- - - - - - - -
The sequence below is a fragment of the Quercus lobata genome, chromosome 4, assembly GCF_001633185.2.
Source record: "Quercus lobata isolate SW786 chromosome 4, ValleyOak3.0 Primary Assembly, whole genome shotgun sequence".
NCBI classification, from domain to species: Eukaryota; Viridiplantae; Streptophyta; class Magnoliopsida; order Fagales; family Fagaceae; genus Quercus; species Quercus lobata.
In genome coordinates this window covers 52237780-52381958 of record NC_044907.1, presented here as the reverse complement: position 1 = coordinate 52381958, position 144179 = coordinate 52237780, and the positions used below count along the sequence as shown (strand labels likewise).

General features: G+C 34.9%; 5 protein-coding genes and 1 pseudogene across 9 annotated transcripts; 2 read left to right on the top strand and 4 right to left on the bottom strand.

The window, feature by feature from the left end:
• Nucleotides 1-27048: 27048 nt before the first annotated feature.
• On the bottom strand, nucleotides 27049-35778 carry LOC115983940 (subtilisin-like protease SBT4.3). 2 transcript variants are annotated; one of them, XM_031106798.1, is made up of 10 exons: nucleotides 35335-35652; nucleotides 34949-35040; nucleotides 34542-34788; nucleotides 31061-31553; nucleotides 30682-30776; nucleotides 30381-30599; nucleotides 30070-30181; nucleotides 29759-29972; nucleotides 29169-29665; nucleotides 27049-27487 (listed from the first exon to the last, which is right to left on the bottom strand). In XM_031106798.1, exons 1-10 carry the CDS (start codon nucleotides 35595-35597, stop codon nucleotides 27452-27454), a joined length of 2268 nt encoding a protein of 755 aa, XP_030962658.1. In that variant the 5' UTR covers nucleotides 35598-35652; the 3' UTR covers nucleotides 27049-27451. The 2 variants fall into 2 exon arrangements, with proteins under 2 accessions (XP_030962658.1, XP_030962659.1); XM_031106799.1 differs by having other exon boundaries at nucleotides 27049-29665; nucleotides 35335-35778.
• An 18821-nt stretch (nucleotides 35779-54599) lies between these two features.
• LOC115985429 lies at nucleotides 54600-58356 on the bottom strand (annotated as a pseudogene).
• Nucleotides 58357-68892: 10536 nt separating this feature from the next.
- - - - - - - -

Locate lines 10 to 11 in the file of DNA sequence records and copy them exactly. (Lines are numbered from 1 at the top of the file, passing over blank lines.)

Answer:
• LOC115985429 lies at nucleotides 54600-58356 on the bottom strand (annotated as a pseudogene).
• Nucleotides 58357-68892: 10536 nt separating this feature from the next.